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Cinnirella, Francesco and Schüler, Ruth (2018): Nation building: The role of central spending in education. In: Explorations in Economic History, Vol. 67: pp. 18-39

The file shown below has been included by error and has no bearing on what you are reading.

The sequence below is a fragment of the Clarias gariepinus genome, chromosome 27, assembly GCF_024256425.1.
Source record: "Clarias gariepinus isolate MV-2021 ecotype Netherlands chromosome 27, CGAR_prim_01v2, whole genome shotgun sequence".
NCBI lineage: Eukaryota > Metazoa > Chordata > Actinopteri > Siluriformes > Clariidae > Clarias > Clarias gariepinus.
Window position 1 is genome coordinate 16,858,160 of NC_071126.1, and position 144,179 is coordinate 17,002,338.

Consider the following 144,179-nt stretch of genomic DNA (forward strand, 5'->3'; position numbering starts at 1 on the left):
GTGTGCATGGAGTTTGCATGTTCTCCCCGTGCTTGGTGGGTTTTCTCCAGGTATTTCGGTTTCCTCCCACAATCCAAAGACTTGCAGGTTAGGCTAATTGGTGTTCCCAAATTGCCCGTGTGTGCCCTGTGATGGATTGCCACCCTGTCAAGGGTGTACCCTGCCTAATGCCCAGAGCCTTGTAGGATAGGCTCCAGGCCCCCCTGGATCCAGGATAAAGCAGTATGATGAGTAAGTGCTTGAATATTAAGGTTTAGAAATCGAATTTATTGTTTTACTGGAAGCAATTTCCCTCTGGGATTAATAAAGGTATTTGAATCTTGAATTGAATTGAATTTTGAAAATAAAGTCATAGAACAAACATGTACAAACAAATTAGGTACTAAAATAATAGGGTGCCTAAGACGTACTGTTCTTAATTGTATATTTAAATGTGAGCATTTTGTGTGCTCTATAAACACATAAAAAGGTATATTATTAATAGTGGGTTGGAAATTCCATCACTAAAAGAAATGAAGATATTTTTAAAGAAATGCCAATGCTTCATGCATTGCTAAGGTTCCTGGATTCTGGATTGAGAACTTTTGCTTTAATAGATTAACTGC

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It is generally argued that, in the context of Imperial Germany, public primary education was used to form "loyal citizens" and to build a nation. In this paper we analyze to what extent state spending on primary education affected participation at general elections and votes for pro nationalist parties. We combine census data on the composition of school funding with federal election data at the level of 199 constituencies in five-year intervals from 1886 to 1911. Panel estimates of models with constituency and time-fixed effects show that an increase in the share of central spending is positively related to the vote share for pro-nationalist parties. Results on voter turnout are weaker and less clear cut. Estimates of models with lagged state spending by category of expenditure are consistent with the role of indoctrination of public primary education.

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